Every project needs to be managed. On small projects one person may be the architect, the project manager, the designer and the builder. On larger projects each of these roles will have several people assigned. Regardless of the size, keeping a project focused requires good management.
There is a tendancy to make a project manager the first resource on a project. That can work. But as general principle it is best to assign an architect first. One project manager from my past, one that I have considerable respect for, understood the distinction between the roles of project manager and architect. Inherently they have different interests. The architect wants to see requirements met. The project manager wants to get the job done. Especially on larger projects, these roles need to be independent of each other.
Some people see project management as an administrative role. They'll advertise for someone who can work with MS-Project, operate a ticketing system, prepare a plan, estimate and record tasks and resources, etc. These skills are important and a necessary part of project management.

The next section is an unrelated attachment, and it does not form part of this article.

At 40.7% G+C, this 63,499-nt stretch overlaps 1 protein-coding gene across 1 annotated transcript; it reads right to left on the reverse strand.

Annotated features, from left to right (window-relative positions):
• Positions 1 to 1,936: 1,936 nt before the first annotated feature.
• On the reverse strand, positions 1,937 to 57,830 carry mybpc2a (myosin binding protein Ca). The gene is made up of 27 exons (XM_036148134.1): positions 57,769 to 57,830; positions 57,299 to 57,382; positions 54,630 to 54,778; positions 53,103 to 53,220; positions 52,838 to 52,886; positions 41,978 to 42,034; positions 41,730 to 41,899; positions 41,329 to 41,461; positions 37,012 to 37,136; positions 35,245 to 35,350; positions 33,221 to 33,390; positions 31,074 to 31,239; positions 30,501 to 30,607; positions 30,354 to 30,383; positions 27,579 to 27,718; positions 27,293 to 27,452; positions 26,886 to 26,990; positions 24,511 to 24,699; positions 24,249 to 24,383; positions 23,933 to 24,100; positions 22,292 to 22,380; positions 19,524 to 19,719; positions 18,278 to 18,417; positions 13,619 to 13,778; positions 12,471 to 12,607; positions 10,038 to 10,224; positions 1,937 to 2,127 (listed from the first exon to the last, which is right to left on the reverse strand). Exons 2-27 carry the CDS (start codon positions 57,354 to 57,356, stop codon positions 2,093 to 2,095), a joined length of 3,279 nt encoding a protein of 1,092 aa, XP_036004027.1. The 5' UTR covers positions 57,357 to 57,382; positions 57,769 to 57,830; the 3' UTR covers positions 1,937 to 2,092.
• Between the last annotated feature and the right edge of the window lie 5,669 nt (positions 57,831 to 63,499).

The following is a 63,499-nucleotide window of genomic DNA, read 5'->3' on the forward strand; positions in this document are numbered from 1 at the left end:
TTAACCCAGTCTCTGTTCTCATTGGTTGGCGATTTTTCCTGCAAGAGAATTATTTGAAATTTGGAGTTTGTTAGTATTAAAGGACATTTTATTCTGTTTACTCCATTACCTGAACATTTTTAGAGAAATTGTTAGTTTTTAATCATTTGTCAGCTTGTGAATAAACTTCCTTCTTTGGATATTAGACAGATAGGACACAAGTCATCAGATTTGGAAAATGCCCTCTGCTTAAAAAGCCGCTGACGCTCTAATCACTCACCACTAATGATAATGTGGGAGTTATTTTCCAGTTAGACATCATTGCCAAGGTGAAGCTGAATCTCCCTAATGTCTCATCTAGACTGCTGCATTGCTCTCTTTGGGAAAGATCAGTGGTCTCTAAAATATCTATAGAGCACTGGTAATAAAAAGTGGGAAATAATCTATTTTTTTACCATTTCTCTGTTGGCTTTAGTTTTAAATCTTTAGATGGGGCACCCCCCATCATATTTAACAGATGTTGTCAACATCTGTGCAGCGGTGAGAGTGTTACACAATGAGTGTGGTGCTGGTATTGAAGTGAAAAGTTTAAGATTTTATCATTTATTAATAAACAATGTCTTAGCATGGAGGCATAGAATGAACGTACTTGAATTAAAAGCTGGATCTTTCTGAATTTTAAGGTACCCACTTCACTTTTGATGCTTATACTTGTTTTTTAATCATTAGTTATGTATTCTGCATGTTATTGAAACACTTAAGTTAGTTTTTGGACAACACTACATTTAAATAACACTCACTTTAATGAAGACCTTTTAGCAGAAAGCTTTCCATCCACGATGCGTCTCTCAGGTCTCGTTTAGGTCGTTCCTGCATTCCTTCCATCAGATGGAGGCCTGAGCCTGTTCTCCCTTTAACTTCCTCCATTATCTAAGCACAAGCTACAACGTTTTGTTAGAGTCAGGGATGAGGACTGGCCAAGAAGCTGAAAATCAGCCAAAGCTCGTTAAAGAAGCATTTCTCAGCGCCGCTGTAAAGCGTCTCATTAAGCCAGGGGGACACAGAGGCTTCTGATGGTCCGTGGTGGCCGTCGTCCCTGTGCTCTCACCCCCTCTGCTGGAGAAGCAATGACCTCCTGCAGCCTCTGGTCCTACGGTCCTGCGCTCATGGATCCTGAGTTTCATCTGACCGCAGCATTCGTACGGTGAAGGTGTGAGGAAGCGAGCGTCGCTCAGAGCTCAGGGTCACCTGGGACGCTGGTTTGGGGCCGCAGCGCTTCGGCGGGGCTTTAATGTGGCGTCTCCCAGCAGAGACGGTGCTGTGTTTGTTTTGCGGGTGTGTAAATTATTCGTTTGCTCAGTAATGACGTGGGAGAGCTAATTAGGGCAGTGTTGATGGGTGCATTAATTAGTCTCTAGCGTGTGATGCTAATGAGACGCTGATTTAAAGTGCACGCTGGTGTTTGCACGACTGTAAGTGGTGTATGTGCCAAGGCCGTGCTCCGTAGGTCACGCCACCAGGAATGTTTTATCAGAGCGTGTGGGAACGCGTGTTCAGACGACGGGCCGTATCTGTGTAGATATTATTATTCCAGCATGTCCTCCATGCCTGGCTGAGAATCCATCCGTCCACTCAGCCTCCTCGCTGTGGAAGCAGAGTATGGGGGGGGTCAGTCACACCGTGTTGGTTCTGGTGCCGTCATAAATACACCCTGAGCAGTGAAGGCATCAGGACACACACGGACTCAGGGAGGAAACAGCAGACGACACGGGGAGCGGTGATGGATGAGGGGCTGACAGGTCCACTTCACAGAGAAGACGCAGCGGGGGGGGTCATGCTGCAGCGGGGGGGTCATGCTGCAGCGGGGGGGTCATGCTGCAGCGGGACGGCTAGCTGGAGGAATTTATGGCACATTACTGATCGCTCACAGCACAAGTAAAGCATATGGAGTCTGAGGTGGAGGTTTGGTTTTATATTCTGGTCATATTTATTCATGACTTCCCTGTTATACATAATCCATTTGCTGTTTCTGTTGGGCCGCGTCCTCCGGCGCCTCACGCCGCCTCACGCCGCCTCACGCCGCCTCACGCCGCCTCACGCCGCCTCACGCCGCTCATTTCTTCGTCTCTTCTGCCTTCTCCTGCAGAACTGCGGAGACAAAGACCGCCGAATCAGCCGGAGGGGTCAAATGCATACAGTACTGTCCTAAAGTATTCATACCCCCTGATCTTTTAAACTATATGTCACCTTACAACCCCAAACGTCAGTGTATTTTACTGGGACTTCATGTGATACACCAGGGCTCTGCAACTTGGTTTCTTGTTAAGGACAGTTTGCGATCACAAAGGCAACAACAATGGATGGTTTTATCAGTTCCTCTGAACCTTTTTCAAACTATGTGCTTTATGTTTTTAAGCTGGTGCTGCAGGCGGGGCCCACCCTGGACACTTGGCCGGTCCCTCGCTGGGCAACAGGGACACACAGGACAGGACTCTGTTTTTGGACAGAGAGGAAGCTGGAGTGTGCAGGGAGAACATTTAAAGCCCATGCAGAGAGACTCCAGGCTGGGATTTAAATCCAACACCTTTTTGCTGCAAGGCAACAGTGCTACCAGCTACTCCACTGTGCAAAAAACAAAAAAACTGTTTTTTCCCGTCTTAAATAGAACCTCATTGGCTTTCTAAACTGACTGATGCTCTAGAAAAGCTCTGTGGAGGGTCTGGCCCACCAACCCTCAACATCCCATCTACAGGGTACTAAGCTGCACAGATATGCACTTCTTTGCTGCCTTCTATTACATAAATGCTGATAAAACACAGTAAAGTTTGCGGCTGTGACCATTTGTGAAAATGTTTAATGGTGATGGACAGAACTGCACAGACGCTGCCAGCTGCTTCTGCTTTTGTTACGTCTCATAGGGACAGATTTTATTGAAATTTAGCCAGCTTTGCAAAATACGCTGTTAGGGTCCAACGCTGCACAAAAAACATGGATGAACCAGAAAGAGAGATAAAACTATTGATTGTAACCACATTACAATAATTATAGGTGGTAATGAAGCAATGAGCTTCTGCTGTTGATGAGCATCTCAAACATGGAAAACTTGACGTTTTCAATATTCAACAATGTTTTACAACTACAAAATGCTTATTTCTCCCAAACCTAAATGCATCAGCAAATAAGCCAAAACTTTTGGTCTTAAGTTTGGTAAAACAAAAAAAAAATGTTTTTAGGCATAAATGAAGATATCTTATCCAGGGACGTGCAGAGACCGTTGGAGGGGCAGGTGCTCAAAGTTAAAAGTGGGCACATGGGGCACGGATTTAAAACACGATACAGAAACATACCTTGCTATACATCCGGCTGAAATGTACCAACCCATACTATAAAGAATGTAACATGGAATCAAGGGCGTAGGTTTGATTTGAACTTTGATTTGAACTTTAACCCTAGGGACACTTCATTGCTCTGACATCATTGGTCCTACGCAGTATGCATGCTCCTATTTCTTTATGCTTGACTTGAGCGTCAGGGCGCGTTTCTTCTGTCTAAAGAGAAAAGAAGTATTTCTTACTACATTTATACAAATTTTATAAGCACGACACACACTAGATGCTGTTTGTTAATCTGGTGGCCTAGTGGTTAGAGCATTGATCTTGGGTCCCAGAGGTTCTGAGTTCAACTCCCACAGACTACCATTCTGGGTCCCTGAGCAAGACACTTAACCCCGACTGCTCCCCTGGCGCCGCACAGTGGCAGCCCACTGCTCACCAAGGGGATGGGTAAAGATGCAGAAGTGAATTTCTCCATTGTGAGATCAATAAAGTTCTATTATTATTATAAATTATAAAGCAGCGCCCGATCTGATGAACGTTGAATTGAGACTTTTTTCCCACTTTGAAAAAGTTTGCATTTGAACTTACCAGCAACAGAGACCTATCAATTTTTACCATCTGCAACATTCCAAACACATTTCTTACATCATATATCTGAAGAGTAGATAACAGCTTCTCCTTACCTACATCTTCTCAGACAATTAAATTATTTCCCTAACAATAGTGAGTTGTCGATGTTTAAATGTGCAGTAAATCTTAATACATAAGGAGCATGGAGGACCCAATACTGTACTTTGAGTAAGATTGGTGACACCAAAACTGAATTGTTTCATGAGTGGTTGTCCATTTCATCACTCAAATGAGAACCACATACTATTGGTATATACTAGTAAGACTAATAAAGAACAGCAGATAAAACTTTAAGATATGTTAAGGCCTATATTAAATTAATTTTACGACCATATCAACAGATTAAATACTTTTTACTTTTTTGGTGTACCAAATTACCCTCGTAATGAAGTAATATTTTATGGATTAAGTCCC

In my opinion, however, the real management happens around the project. Do we have the right people assigned to each task? Does the owner have sufficient business resources assigned to clarify requirements and perform testing? How do we manage the summer months when vacations interfere with schedules? Are there external influences that could derail the project? Have we thought through the tools and facilities we need and will they be ready when we need them? A good project manager will anticipate and avoid pitfalls on many fronts.
The Project Management Institute has contributed significantly to project management as a profession. While I've never pursued a PMP designation, I respect what they teach for structuring and managing projects. To this point in my career, however, when I'm assigned as a project manager it's because someone wants a job done.
In the end the project manager is the glue that holds everything together. While I recommend hiring an architect first, a project manager should be the second person assigned to a project.